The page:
This time last year we were looking at a Le Mans 24 Hours with only five factory P1 teams and the ByKolles CLM tagging along behind. Many were less excited than usual for Le Mans – the prospect of only five factory hybrids fighting for victory was less interesting than the years before it.
Then we all know what happened – Toyota set a lap record, cars broke down and a P2 led the race until the #2 Porsche 919 could eventually overcome the lost time. Turns out you only need two cars to make a race.
The withdrawal of Porsche for 2018 saw the ACO renew their focus on the LMP1 non-hybrid class for privateers. Like the new LMP2 cars, many have complained about the balance of new LMP1 non-hybrid cars. However, like the new LMP2 cars, it’s hard to say that the ACOs approach hasn’t worked as 10 cars will line up for the 24 Hours of Le Mans. Or will they?
As the only manufacturer in LMP1, it’s easy to see the event as stacked in Toyotas favour. There’s no doubt that at the opening round at Spa, the EoT was very much in Toyotas favour. The #7 car made up a lap on the field and could’ve won had it not been for team orders.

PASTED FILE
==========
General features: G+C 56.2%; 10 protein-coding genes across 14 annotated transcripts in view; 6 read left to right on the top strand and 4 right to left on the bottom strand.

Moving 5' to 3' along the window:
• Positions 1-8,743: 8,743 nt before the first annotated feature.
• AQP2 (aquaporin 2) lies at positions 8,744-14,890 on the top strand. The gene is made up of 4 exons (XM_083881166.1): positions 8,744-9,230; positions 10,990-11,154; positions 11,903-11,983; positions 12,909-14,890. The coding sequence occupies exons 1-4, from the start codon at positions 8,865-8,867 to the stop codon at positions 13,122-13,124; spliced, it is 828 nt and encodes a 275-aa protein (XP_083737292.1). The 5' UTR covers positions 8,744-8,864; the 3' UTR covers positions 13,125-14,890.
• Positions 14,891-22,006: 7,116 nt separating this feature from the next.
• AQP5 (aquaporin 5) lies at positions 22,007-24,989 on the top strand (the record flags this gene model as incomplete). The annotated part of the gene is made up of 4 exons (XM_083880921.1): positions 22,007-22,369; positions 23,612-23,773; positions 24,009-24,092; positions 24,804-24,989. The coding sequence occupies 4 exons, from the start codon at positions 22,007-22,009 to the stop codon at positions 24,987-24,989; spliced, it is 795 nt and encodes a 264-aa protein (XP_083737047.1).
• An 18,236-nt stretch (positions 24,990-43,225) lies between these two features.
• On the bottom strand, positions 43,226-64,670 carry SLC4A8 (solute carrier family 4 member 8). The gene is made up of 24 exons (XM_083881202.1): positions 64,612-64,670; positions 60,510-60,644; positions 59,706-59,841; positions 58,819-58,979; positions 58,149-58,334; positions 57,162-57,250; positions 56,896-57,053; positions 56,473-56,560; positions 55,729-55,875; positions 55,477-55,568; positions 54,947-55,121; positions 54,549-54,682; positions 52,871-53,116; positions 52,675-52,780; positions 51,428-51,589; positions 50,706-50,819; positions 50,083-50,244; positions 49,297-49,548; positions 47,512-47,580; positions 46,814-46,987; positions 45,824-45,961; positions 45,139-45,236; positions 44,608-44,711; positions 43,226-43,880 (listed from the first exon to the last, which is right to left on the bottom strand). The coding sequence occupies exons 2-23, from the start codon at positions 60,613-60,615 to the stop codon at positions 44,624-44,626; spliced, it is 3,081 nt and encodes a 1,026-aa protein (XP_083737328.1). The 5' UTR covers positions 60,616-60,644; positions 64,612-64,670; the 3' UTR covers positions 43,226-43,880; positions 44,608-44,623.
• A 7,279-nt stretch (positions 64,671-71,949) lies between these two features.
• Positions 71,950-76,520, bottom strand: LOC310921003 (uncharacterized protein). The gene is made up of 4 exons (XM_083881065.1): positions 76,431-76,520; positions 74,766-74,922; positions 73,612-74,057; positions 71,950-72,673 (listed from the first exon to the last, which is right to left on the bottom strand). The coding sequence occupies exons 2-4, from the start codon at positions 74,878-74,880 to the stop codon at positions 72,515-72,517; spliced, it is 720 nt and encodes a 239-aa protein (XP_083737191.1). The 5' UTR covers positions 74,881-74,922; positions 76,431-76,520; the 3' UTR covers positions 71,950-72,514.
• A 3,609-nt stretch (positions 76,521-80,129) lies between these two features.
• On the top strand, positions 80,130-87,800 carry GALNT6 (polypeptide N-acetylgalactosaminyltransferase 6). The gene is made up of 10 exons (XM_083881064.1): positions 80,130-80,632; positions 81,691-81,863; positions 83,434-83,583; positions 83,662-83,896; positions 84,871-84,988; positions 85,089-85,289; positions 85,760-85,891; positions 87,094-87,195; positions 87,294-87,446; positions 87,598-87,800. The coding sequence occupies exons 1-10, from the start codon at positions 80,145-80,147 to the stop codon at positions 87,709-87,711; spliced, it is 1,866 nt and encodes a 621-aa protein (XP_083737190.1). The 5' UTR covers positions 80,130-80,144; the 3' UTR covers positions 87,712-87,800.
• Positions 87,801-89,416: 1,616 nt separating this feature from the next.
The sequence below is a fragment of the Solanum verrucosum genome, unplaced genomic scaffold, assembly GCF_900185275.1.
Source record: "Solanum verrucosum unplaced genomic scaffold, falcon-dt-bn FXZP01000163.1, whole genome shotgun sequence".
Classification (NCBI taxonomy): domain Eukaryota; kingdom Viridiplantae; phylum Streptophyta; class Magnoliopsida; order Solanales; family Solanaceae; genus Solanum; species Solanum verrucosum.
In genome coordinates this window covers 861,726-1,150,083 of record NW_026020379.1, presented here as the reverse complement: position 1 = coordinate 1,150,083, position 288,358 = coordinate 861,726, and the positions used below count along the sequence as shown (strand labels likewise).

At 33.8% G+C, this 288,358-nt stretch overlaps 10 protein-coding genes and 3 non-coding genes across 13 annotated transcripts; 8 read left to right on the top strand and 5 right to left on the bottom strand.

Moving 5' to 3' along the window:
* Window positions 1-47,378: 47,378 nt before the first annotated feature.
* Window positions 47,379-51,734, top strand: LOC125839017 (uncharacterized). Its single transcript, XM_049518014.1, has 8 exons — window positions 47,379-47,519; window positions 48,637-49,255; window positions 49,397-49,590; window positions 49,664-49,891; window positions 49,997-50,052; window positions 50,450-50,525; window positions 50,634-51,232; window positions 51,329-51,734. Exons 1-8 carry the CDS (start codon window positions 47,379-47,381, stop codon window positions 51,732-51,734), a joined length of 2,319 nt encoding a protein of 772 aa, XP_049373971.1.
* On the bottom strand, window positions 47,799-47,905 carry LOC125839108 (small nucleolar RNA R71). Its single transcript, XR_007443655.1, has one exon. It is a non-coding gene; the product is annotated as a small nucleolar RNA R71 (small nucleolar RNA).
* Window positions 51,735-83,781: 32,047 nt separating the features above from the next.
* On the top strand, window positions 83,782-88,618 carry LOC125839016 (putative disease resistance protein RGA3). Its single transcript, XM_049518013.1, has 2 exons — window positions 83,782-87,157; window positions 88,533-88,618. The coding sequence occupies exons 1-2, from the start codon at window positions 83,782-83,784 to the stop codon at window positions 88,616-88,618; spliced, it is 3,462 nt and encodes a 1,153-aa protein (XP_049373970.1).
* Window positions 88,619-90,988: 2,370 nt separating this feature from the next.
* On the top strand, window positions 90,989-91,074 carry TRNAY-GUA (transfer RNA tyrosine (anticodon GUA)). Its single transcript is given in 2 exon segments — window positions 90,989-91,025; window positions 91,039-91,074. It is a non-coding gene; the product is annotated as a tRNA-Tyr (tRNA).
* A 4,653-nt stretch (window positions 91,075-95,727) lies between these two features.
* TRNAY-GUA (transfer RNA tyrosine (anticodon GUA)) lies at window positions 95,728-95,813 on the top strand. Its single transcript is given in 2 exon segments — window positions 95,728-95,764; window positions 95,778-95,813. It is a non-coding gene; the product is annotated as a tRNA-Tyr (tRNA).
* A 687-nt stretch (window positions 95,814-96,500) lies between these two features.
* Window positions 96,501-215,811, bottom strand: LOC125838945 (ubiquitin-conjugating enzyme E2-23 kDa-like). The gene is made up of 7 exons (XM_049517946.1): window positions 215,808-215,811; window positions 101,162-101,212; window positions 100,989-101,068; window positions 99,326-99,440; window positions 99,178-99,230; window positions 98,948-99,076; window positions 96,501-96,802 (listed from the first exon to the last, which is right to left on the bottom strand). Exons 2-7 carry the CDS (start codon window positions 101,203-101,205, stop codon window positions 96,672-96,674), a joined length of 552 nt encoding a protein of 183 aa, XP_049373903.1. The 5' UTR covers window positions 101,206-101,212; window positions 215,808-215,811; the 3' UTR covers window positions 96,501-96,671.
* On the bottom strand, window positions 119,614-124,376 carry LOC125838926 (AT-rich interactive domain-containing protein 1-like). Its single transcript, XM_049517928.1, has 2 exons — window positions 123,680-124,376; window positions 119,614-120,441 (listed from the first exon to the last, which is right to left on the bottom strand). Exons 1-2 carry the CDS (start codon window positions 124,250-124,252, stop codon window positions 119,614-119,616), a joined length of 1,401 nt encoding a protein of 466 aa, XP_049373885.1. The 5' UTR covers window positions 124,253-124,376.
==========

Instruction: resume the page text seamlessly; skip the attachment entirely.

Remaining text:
Toyotas three-car challenge has reduced to two. Jose Maria Lopez makes his way into the #7 car with Konway and Kobayashi as Stephan Sarrazin takes up a seat in the #17 SMP Racing BR1. The #7 may not have taken victory at Spa, but it certainly could have. Despite starting last, the #7 caught the #8 for the lead. Safety cars helped but the speed was there.
The big Toyota story this year is Fernando Alonso. Anthony Davidson steps down to a reserve driver for Le Mans, allowing the Spaniard to take a full season seat alongside Sebastian Buemi and Kazuki Nakajima.
Fernando has made it no secret that he is attempting to complete the Triple Crown of Motorsport – the Formula One Monaco Grand Prix, the Indianapolis 500 and the 24 Hours of Le Mans – a feat only achieved by Graham Hill. A strong run at Indy last year suggests he has the ability to drink the Indy 500 milk, but Le Mans is still an unknown. 2018 will be, without a doubt, Alonso’s best chance of taking a Le Mans victory. But just how likely is it? According to My Top Sportsbooks, the odds are 5/4. It’s hard to argue with that and makes that Triple Crown a little more realistic.